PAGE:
Have you ever been so excited about a lesson that you could hardly wait for the day to start only to have it not go smoothly? Oh my goodness, I was pumped, I mean pumped about a project I was using to accompany our book What is a Cycle?. We finished our book, we had covered all kinds of cycles and now my kids (1st grade) were going to get to do a STEM activity by creating a free standing doll and then creating an outfit for each season. I had gathered awesome (I thought) building materials: cardboard, card stock, construction paper, pipe cleaners, glue, markers, etc. I knew they were going to love it and it was going to be their first real experience with STEM. One minute into the project and 3 out of the 8 kids were saying, “I can’t”. Can you visualize it? I’m pumping them up, asking questions to try to get some ideas flowing without offering them a way to do it, and reminding them that trying something and having it not work was actually good because they would still be learning something. By the end of the first day, 2 had not only accomplished nothing, they were vocalizing how much they hated it. Stellar lesson….UGH!!
All day, I went over how I could have set them up for success. That afternoon I shared my “epic fail” with a second grade teacher. She laughed and couldn’t believe that I would have attempted that project without showing them how to do it first. My gut reaction was to agree with her, but I don’t. See, the problem with some of the kids in my reading group is that they have lost their sense of wonder. How sad! They had no ideas and they weren’t even willing to try. As teachers, do we communicate to our students that OUR way is the only way, that WE are the holders of all knowledge therefore they have to wait on us to share. Come on now…we teach – we don’t just spit out knowledge for them to regurgitate. Think about it, when a student graduates college, most of what they have learned is already obsolete. If we want them to be successful, contributing members of society,we must teach them to think, to generate ideas, and to have the confidence to test them out.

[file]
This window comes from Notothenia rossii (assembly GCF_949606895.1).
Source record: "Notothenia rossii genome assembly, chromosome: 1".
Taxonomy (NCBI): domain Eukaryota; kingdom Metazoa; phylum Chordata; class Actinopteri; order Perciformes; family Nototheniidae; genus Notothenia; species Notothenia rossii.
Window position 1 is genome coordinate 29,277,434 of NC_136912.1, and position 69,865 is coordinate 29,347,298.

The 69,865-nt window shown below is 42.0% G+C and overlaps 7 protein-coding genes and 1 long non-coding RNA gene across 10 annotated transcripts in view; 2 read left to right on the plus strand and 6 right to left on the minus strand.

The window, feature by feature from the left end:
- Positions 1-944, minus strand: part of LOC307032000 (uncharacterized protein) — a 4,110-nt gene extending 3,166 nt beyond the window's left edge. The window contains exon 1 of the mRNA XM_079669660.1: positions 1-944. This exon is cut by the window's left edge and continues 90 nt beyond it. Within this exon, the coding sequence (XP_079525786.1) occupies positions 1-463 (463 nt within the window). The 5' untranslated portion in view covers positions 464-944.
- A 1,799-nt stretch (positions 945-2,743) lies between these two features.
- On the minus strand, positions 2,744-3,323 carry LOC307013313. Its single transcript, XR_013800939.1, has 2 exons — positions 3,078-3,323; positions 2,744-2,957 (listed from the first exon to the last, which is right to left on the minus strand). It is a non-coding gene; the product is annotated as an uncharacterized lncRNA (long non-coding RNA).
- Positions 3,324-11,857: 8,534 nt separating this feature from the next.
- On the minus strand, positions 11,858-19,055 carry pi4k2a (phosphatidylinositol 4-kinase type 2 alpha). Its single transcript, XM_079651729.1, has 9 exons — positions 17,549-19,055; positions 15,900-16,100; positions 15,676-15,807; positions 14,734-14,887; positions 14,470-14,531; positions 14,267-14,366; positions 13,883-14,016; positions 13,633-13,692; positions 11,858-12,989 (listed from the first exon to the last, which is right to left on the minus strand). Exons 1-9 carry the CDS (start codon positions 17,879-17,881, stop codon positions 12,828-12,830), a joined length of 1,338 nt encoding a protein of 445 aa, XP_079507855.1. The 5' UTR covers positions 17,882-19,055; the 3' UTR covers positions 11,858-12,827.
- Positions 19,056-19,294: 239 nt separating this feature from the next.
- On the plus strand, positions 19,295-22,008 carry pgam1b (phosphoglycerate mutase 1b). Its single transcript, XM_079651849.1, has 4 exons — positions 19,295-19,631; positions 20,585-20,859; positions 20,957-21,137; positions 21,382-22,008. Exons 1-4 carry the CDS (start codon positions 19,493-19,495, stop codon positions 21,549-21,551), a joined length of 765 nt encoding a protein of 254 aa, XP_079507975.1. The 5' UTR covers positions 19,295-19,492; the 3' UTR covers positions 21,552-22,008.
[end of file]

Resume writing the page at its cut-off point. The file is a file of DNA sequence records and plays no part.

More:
“The key to good decision making is not knowledge. It is understanding. We are swimming in the former. We are desperately lacking in the latter.” – Malcolm Gladwell from his book Blink
I know the more we do, the more comfortable they will become with attempting the unknown. Day 2 was a big improvement. And I won’t give up. I’m teaching kids to THINK and it’s not a task I take lightly.